Since Colorado and Washington became the first states to legalize marijuana for recreational use in 2012, other states have been slow to get on board. Weed is still only legal in four states and Washington, D.C., but another West Coast state could legalize marijuana very soon. A commission led by California Lieutenant Gov. Gavin Newsom released a report Wednesday on how to properly implement legalized weed in the state. The new report begs the question: When will weed be legalized in California?
"Pathways Report: Policy Options For Regulating Marijuana In California" specifies 58 recommendations and goals for successfully legalizing weed. Legislation to make pot fully legal is expected to make it on the November 2016 ballot, and this study puts California one step closer to legalization. If it passes by popular vote next year, policymakers will be forced to implement it. Although the report doesn't explicitly support or oppose legalized weed, Newsom (who plans to run for governor in 2018) thinks it's a good idea purely for the criminal and social justice implications. Newsom told The Los Angeles Times earlier this year: "This is not ... a flippant debate about stoners and potheads. This is serious stuff, and I don't want to be part of the status quo."
Some of the main recommendations in the report include limiting children's access to weed and exposure to advertisements for weed, minimizing illegal activity, and regulating the industry's growth. Newsom told The Los Angeles Times, "We’re not arguing for a free market. We’re arguing for a very regulated market that has real oversight, that is flexible." The report doesn't specify what type of tax would be best, but does suggest that the state implement tax rules in phases in order to give the legal market time to successfully compete with the illegal market, and to give policymakers time to create effective rules and collect the money.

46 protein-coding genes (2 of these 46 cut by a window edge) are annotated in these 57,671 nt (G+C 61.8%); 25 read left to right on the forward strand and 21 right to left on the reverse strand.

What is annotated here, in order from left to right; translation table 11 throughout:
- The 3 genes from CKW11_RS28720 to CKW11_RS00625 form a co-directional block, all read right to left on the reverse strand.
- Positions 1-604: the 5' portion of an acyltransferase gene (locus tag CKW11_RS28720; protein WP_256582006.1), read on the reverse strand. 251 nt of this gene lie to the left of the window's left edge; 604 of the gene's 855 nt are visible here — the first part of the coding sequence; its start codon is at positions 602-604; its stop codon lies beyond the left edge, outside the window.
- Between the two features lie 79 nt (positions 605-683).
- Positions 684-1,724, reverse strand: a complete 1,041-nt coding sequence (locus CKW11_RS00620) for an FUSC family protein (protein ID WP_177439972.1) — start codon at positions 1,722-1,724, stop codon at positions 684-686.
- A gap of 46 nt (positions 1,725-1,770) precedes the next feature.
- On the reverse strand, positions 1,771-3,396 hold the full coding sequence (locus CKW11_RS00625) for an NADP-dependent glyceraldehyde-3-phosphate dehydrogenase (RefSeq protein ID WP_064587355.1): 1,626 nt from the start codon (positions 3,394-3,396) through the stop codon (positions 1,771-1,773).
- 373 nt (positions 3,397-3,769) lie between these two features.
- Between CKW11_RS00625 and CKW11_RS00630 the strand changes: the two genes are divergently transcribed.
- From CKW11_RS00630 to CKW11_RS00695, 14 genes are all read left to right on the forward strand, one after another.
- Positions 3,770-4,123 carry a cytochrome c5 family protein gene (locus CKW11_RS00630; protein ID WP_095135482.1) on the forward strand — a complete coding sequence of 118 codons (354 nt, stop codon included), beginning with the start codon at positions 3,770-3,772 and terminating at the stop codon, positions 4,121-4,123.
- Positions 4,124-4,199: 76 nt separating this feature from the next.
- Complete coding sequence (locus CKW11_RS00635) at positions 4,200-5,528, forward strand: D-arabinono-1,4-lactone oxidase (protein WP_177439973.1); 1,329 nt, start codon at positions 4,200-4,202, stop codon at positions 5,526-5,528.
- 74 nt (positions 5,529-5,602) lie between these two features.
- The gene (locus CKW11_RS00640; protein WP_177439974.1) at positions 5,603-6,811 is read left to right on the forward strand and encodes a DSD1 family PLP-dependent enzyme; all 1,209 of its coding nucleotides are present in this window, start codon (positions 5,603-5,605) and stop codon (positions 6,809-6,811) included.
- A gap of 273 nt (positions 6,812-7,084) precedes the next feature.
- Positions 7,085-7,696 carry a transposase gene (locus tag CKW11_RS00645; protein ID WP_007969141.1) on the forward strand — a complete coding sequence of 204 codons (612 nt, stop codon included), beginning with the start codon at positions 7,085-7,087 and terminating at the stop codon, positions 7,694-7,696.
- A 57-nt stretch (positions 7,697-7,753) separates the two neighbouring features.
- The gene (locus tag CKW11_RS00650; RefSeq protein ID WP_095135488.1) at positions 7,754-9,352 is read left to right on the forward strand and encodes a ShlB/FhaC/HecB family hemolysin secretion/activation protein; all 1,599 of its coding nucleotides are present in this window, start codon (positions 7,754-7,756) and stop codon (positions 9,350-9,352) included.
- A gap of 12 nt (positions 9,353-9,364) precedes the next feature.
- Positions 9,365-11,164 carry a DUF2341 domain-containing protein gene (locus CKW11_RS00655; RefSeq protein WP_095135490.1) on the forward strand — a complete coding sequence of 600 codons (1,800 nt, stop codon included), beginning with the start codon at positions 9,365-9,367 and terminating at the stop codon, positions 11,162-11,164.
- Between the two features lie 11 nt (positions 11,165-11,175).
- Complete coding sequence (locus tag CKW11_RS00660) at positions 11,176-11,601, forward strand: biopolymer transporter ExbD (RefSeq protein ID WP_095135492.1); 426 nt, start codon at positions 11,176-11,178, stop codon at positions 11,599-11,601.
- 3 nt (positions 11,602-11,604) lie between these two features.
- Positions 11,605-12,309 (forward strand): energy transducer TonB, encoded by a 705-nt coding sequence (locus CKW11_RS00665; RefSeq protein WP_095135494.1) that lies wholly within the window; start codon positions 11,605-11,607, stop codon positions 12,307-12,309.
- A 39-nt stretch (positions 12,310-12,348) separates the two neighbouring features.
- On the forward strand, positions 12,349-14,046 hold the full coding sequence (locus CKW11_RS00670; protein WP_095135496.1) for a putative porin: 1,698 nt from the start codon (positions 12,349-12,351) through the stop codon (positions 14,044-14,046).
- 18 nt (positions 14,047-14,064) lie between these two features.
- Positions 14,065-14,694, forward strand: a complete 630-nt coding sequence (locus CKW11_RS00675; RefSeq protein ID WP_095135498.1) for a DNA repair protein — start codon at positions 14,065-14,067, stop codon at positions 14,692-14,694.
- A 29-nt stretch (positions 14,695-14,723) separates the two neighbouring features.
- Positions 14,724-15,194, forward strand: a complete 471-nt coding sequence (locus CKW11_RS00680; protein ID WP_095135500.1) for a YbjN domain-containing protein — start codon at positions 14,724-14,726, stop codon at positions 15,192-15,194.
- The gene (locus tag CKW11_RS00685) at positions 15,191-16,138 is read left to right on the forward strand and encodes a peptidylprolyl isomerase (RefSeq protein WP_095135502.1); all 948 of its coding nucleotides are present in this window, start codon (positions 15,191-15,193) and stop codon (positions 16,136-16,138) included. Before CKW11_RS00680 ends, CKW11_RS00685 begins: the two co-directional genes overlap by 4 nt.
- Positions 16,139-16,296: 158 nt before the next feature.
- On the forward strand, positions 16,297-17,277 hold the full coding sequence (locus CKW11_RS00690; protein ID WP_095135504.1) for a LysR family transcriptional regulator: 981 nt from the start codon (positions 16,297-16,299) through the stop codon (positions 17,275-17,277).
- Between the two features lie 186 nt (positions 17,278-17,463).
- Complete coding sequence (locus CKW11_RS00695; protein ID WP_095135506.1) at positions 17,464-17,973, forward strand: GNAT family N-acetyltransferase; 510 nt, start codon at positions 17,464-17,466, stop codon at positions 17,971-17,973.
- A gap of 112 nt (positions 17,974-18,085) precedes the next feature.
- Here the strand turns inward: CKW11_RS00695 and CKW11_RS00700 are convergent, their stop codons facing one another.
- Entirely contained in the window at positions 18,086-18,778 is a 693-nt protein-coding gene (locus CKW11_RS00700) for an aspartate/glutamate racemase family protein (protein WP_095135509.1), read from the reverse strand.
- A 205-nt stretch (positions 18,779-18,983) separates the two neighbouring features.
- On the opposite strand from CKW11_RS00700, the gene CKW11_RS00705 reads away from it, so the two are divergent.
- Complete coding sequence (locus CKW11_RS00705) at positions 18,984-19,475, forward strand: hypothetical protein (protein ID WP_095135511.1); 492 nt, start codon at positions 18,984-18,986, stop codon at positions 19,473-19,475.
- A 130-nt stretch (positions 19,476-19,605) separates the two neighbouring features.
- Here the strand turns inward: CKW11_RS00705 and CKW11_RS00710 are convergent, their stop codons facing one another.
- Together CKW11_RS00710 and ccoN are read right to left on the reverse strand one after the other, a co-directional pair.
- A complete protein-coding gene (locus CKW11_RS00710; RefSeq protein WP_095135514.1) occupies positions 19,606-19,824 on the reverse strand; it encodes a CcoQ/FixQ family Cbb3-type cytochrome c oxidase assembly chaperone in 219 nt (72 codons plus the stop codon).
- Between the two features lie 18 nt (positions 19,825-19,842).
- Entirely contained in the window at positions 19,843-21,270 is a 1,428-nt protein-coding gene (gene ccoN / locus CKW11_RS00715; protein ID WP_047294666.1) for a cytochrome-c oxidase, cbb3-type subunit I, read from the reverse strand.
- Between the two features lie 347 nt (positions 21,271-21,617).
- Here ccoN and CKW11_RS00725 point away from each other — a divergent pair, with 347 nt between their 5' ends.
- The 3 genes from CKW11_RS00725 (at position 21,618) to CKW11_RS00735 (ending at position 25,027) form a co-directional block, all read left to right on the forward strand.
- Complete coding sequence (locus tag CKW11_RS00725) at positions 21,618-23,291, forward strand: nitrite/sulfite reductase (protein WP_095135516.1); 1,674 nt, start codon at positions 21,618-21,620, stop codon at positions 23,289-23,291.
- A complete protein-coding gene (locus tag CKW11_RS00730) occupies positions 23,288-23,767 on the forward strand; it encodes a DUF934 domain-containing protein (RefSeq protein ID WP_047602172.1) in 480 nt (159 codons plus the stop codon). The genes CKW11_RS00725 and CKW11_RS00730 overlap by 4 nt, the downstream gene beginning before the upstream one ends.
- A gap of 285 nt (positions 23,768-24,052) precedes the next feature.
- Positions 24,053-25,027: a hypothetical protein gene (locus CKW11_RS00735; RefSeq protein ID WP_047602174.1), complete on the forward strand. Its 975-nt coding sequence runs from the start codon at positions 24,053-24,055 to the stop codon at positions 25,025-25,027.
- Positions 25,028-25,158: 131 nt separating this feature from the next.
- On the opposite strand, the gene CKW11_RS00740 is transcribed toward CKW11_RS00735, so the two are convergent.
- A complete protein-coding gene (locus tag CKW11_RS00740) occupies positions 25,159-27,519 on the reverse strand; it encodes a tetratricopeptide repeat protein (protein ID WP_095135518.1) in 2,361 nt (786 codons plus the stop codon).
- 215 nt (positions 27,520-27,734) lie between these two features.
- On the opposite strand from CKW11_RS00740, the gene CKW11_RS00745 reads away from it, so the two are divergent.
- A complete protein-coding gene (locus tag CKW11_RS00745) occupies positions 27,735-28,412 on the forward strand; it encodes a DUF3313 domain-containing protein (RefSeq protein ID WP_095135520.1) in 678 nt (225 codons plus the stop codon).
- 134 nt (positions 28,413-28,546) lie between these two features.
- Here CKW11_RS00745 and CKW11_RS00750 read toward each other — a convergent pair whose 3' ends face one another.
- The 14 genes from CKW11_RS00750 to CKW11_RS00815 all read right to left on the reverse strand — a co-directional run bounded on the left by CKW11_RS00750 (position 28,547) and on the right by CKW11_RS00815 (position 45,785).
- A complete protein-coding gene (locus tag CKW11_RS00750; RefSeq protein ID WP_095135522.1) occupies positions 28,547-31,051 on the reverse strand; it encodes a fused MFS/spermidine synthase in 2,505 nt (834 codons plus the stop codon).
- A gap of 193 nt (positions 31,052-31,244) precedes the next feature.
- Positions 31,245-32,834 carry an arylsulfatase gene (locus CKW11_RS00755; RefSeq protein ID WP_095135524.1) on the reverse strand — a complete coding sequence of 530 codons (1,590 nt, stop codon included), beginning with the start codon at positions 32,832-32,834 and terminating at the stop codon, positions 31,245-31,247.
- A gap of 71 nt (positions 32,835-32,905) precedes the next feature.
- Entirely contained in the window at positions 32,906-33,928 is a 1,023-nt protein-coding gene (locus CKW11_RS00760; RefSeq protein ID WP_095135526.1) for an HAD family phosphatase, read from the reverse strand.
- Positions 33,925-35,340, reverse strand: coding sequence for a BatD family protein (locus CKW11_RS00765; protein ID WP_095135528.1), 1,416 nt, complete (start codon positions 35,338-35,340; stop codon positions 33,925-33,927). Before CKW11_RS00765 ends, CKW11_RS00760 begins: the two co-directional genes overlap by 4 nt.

The fact that policymakers are prepping for pro-weed legislation shows that it's likely to pass. California has had legalized medical marijuana since 1996, but voted down legislation to legalize it for recreational use in 2010. Today, more Californians support legalized weed than ever before — a survey by the Public Policy Institute in California last month found that 54 percent of Californians support legalized marijuana, compared to 47 percent in 2010. Although weed may technically become legal next year, it probably wouldn't be implemented right away. But regardless, California is on its way to legalizing weed.
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